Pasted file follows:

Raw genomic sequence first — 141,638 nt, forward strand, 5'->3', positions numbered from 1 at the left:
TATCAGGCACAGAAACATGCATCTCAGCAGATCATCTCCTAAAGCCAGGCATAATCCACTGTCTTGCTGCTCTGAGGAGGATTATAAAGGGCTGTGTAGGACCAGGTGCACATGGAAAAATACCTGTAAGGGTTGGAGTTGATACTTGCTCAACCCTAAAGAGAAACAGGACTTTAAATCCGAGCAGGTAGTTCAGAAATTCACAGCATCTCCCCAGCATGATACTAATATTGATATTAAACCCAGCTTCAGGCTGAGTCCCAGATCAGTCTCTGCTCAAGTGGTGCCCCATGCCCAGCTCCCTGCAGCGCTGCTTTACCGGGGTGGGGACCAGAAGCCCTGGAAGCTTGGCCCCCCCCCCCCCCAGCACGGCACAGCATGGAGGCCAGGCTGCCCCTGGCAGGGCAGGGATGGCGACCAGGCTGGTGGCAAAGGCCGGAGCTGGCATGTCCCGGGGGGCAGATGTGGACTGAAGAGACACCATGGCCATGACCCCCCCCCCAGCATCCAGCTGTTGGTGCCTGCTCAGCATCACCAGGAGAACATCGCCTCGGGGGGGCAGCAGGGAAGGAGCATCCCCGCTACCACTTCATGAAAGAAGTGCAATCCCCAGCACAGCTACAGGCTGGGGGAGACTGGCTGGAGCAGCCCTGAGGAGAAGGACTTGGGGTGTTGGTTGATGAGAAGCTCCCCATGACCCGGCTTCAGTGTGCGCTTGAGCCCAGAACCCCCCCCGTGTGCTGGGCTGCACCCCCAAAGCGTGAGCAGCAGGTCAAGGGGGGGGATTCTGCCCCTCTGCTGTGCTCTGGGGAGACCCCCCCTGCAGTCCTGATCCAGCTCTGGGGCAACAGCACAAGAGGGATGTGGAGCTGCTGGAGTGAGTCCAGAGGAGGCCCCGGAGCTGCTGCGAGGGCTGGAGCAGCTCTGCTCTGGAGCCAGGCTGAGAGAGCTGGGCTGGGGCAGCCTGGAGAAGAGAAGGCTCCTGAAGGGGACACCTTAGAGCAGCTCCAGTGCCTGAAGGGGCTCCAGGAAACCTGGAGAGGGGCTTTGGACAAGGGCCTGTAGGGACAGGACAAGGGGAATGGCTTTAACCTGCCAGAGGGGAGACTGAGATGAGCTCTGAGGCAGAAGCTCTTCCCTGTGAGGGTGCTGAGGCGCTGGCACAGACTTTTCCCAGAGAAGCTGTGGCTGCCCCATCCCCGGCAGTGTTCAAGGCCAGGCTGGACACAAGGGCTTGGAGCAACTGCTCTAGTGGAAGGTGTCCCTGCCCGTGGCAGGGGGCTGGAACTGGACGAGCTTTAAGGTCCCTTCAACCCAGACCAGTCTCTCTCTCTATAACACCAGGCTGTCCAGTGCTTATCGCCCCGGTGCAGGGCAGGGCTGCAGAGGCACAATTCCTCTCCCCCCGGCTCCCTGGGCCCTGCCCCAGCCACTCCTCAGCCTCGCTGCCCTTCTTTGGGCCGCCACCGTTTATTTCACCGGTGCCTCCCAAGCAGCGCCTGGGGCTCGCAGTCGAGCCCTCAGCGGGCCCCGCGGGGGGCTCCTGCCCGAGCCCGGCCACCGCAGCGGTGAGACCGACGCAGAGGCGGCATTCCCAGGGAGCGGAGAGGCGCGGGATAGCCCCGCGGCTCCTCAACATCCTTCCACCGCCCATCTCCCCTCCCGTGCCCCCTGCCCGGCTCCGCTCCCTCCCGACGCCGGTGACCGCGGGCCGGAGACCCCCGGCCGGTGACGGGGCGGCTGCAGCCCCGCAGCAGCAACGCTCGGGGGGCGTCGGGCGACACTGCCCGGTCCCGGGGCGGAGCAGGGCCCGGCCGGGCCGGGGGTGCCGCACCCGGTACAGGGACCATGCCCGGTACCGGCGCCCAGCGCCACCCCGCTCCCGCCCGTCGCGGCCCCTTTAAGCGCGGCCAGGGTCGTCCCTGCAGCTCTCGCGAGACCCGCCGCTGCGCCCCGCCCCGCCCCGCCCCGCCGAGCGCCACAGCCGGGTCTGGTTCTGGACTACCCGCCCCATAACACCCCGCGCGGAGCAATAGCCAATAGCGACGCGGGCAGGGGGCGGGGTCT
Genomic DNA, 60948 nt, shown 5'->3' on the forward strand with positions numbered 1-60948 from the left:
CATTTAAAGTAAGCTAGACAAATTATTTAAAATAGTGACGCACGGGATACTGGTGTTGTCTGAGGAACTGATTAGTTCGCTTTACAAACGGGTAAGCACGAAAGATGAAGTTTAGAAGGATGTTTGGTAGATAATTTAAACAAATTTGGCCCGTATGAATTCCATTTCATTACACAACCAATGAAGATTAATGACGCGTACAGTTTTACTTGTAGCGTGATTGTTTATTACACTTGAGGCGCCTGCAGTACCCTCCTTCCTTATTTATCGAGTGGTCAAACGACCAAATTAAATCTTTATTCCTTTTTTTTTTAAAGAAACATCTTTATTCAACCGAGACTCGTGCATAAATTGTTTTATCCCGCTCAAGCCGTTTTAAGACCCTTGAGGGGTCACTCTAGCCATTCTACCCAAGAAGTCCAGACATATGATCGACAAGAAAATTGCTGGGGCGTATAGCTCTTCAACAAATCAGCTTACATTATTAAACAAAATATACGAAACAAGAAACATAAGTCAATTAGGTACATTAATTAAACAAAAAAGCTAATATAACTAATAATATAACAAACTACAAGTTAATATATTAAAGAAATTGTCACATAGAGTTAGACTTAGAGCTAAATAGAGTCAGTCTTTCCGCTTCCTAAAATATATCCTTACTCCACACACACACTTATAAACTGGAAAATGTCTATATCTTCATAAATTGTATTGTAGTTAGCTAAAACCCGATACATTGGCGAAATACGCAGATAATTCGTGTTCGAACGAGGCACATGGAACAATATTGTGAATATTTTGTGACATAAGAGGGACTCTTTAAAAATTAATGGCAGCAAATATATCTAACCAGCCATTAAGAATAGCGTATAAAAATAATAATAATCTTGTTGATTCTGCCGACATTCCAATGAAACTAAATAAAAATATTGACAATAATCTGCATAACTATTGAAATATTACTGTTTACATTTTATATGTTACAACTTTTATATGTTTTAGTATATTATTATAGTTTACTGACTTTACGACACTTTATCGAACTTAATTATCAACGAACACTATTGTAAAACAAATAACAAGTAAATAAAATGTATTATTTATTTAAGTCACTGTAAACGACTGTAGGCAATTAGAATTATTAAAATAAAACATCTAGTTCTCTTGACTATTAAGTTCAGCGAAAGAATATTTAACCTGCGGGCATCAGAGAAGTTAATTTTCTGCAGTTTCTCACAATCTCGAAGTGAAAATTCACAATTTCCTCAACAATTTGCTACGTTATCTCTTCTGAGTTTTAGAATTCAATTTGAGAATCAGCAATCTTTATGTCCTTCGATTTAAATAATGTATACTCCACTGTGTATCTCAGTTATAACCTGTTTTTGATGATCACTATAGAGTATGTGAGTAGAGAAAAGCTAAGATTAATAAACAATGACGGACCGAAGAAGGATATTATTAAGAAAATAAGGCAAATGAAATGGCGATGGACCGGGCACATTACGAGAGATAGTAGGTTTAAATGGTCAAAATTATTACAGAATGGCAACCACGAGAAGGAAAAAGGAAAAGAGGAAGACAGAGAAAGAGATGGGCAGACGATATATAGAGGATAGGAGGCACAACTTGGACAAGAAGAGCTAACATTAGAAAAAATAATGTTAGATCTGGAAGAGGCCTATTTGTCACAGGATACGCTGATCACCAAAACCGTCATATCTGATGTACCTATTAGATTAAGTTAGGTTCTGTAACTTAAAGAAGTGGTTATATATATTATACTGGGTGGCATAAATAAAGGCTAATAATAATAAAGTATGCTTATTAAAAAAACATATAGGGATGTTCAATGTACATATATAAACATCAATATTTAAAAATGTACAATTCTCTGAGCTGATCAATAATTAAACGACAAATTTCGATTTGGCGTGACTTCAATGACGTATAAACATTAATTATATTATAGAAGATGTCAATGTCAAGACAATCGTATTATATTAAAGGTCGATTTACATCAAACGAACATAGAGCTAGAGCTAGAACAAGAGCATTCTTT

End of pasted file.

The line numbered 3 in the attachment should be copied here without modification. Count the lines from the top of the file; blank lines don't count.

Genomic DNA, 60948 nt, shown 5'->3' on the forward strand with positions numbered 1-60948 from the left: